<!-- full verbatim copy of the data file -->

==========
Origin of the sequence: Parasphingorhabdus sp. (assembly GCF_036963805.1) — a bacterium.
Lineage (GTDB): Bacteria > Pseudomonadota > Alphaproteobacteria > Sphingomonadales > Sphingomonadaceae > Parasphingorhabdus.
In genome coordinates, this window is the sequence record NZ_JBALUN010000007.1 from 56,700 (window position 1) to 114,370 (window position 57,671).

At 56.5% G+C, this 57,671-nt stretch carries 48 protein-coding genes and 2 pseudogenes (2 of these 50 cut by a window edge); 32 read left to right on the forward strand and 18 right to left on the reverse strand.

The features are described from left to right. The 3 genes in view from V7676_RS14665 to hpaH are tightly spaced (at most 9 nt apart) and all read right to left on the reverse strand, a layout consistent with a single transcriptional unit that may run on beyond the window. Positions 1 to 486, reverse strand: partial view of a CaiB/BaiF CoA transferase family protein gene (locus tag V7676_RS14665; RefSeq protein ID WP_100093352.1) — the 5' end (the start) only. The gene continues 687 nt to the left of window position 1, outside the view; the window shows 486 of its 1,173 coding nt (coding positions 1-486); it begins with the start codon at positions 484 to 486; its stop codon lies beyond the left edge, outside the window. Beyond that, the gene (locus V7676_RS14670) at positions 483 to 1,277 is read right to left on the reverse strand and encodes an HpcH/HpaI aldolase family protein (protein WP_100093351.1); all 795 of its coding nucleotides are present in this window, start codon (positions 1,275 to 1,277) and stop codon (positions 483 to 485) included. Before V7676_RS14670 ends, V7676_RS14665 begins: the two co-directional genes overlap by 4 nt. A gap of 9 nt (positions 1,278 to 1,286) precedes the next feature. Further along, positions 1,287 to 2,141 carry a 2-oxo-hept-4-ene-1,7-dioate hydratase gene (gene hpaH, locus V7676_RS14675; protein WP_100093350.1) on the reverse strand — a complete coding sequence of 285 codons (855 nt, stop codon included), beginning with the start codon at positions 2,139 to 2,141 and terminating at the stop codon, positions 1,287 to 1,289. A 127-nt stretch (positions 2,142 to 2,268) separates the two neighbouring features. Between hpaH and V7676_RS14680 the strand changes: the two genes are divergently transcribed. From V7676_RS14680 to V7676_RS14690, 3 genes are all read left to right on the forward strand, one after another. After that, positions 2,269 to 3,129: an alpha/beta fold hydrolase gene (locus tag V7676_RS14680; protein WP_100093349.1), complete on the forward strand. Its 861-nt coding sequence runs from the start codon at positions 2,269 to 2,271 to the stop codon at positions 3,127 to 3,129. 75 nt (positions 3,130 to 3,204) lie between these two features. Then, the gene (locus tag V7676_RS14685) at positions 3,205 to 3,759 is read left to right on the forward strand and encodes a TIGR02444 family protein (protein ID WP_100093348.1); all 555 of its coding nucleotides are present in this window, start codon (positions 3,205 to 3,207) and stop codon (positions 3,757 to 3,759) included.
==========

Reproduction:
Origin of the sequence: Parasphingorhabdus sp. (assembly GCF_036963805.1) — a bacterium.
Lineage (GTDB): Bacteria > Pseudomonadota > Alphaproteobacteria > Sphingomonadales > Sphingomonadaceae > Parasphingorhabdus.
In genome coordinates, this window is the sequence record NZ_JBALUN010000007.1 from 56,700 (window position 1) to 114,370 (window position 57,671).

At 56.5% G+C, this 57,671-nt stretch carries 48 protein-coding genes and 2 pseudogenes (2 of these 50 cut by a window edge); 32 read left to right on the forward strand and 18 right to left on the reverse strand.

The features are described from left to right. The 3 genes in view from V7676_RS14665 to hpaH are tightly spaced (at most 9 nt apart) and all read right to left on the reverse strand, a layout consistent with a single transcriptional unit that may run on beyond the window. Positions 1 to 486, reverse strand: partial view of a CaiB/BaiF CoA transferase family protein gene (locus tag V7676_RS14665; RefSeq protein ID WP_100093352.1) — the 5' end (the start) only. The gene continues 687 nt to the left of window position 1, outside the view; the window shows 486 of its 1,173 coding nt (coding positions 1-486); it begins with the start codon at positions 484 to 486; its stop codon lies beyond the left edge, outside the window. Beyond that, the gene (locus V7676_RS14670) at positions 483 to 1,277 is read right to left on the reverse strand and encodes an HpcH/HpaI aldolase family protein (protein WP_100093351.1); all 795 of its coding nucleotides are present in this window, start codon (positions 1,275 to 1,277) and stop codon (positions 483 to 485) included. Before V7676_RS14670 ends, V7676_RS14665 begins: the two co-directional genes overlap by 4 nt. A gap of 9 nt (positions 1,278 to 1,286) precedes the next feature. Further along, positions 1,287 to 2,141 carry a 2-oxo-hept-4-ene-1,7-dioate hydratase gene (gene hpaH, locus V7676_RS14675; protein WP_100093350.1) on the reverse strand — a complete coding sequence of 285 codons (855 nt, stop codon included), beginning with the start codon at positions 2,139 to 2,141 and terminating at the stop codon, positions 1,287 to 1,289. A 127-nt stretch (positions 2,142 to 2,268) separates the two neighbouring features. Between hpaH and V7676_RS14680 the strand changes: the two genes are divergently transcribed. From V7676_RS14680 to V7676_RS14690, 3 genes are all read left to right on the forward strand, one after another. After that, positions 2,269 to 3,129: an alpha/beta fold hydrolase gene (locus tag V7676_RS14680; protein WP_100093349.1), complete on the forward strand. Its 861-nt coding sequence runs from the start codon at positions 2,269 to 2,271 to the stop codon at positions 3,127 to 3,129. 75 nt (positions 3,130 to 3,204) lie between these two features. Then, the gene (locus tag V7676_RS14685) at positions 3,205 to 3,759 is read left to right on the forward strand and encodes a TIGR02444 family protein (protein ID WP_100093348.1); all 555 of its coding nucleotides are present in this window, start codon (positions 3,205 to 3,207) and stop codon (positions 3,757 to 3,759) included.